Even as nineteenth-century American academics struggled to name female adolescence, mid-century authors described this in-between state in best-selling novels for girls. As a way of understanding these neglected novels, this article looks to German-language criticism and the genre of Backfisch literature to argue that novels exploring the development of adolescent girls are an essential step in the history of the girls’ book. Published in both the United States and German-speaking countries, these popular novels describe an awkward adolescent who leaves home in order to educate herself for womanhood and whose success is marked by marriage. Unlike the orphan girl story, the family story, or the Bildungsroman, the Backfisch novel focuses on a single teenage protagonist in a nurturing environment and the short but essential period of transformation from girlhood to womanhood.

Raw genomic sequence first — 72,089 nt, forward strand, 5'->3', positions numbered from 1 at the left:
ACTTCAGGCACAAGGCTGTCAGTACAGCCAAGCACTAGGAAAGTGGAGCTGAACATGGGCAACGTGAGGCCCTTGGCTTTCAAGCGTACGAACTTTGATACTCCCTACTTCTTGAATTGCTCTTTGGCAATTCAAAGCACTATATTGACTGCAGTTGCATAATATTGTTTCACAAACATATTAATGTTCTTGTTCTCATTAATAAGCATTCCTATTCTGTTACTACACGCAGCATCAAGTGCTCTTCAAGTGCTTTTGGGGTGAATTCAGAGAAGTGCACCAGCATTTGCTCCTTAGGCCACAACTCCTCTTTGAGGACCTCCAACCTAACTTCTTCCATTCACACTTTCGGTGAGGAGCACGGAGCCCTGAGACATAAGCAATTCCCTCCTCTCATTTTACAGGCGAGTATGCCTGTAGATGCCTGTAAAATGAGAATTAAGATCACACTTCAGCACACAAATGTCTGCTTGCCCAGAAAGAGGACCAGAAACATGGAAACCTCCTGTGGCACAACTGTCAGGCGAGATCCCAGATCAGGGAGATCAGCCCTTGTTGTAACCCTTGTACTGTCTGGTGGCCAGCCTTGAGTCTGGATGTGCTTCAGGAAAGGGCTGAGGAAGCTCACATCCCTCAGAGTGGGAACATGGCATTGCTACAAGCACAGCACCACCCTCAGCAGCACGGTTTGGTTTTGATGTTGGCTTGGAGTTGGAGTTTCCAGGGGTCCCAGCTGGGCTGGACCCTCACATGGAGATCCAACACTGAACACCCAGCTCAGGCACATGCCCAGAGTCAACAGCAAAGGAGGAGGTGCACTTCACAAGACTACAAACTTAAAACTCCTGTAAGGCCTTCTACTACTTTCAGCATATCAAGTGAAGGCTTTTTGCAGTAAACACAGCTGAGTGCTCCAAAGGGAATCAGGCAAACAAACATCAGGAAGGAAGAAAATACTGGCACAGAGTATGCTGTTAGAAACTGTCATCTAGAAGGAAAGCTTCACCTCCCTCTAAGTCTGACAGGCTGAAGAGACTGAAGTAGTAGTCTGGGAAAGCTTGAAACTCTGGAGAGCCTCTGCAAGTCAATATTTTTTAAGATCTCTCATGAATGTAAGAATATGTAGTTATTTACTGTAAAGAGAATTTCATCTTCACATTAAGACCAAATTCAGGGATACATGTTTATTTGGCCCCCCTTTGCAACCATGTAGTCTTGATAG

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pp. 295-321
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